Ending the charter school experiment will be the "beginning of the end" for Prime Minister Jacinda Ardern, says ACT leader David Seymour.
Charter schools can be profit-driven, set their own curriculum and don't have to use registered teachers. The existing 11 schools have until Tuesday to file an application to transition to the state system, or else face being shut down.
Mr Seymour expects only "just over half" of them will bother.
"That's a distant second-best option. If they're forced to have the same governance, the same drip-fed funding dictated by the Ministry of Education and employ all their staff on the same union contracts negotiated in Wellington, why does anyone think that they're going to deliver a better result?" he told The AM Show on Monday.
"I'll make a prediction - this is the beginning of the end for Jacinda Ardern. It's just a little chink, because it shows that when she says 'we're going to put children at the centre of everything this Government does' actually that doesn't apply when it really counts, which is some of the most disadvantaged kids who have found education that works for them."
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He accused the Government of burying a "glowing" report into the effectiveness of charter schools by releasing it on a Friday night.
"It says that kids who are disadvantaged, who were falling through the cracks, found a place where they could finally feel good about themselves."
The report by consultancy firm MartinJenkins didn't actually cover how students were performing academically because they hadn't been operating long enough and the NCEA data provided wasn't comparable to that used by state schools. Most of the responses from students and parents came from only two of the 11 schools, and hardly any parents of students who'd left the schools responded.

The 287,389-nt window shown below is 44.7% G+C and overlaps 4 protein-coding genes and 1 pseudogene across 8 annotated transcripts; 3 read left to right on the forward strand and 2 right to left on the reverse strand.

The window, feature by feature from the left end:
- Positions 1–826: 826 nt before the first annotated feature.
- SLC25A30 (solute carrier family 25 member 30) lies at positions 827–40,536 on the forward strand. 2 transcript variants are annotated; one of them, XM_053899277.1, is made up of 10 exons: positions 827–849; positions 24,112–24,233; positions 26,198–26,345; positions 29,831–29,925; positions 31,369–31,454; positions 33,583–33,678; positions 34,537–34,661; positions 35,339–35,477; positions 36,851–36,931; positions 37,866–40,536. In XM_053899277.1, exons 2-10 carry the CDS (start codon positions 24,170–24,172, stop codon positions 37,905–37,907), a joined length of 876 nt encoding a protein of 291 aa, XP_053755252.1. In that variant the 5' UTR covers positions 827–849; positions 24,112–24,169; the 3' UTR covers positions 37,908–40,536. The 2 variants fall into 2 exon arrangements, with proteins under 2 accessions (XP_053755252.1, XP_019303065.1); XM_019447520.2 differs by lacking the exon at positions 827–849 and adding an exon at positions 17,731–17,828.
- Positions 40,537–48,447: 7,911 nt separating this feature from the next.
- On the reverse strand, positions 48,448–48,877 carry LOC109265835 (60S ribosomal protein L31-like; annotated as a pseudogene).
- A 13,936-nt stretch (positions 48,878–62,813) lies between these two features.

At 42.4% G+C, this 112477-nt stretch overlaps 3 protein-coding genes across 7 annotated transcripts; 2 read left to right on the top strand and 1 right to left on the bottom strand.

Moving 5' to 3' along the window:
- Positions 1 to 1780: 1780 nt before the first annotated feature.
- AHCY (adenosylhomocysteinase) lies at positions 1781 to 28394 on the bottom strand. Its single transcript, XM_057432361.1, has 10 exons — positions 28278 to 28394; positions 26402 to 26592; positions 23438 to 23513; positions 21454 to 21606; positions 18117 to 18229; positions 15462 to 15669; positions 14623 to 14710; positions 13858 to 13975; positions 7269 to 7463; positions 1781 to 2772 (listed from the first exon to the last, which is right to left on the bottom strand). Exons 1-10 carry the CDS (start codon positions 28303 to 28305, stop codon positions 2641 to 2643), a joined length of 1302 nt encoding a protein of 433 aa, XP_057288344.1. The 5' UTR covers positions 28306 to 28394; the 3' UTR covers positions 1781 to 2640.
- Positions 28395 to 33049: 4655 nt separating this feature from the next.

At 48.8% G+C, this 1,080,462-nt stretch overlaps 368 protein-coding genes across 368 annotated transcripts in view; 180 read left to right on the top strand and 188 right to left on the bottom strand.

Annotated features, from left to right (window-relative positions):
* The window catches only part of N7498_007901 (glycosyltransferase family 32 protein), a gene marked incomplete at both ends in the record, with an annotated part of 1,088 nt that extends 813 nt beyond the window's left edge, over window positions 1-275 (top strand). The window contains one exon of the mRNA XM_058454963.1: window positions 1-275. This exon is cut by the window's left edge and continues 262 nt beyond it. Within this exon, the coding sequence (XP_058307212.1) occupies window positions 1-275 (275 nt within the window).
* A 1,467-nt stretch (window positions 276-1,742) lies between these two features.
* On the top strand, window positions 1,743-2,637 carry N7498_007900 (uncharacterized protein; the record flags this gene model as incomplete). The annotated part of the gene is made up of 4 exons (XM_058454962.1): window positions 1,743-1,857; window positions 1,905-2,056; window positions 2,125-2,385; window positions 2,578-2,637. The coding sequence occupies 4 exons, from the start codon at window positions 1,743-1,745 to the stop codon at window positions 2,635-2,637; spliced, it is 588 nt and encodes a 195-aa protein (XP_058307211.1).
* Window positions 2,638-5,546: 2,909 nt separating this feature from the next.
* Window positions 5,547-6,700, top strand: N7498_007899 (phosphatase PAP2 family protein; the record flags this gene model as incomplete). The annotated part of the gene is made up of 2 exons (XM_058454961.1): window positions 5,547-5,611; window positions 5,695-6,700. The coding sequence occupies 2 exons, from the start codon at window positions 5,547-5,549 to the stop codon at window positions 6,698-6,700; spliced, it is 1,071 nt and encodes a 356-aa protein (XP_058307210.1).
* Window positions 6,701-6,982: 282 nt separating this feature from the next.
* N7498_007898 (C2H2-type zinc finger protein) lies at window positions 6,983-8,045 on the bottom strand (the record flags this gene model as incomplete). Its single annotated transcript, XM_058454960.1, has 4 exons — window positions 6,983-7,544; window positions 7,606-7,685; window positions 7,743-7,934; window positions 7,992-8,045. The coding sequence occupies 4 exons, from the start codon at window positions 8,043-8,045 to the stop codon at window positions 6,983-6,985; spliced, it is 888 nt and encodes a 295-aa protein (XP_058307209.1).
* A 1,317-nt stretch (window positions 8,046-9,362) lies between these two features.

"Low response rates to surveys and selection bias meant we were not able to examine student and whānau perspectives from all angles or across all schools," the report, released on April 6, read.
The findings from the first two years of the three-year report "draw heavily" on the perspectives of the groups sponsoring the schools, and the third year findings of students and parents had "low and uneven response rates".
"It doesn't tell us... about academic achievement and progress, and obviously that's where a lot of the attention really should be focused," Education Minister Chris Hipkins told RNZ at the time.
Eighty percent of parents who did respond said they were satisfied with their child(ren)'s learning.
"The very least they could do is honour the contracts signed with the existing schools," said Mr Seymour.
National Party leader Simon Bridges said a future National-led Government would "absolutely" bring back charter schools.
"If I could have been at the protest David Seymour did, I would have been," he told The AM Show.
"I didn't think much of this until I went to Vanguard Military School, and I was moved by what I saw... Some of them - not all of them - are from the wrong side of the tracks who are overachieving now. Failing, and now they are proud and overachieving."
Photos of the Sunday afternoon protest outside the Prime Minister's electorate office posted on social media showed between 30 and 60 people.
Ms Ardern told The AM Show in February the charter school model was "broken".
"I don't believe we should be making money out of kids' education, when that money could be going into kids. There are some that probably don't run a for-profit model, and for them the transition probably won't be a problem."
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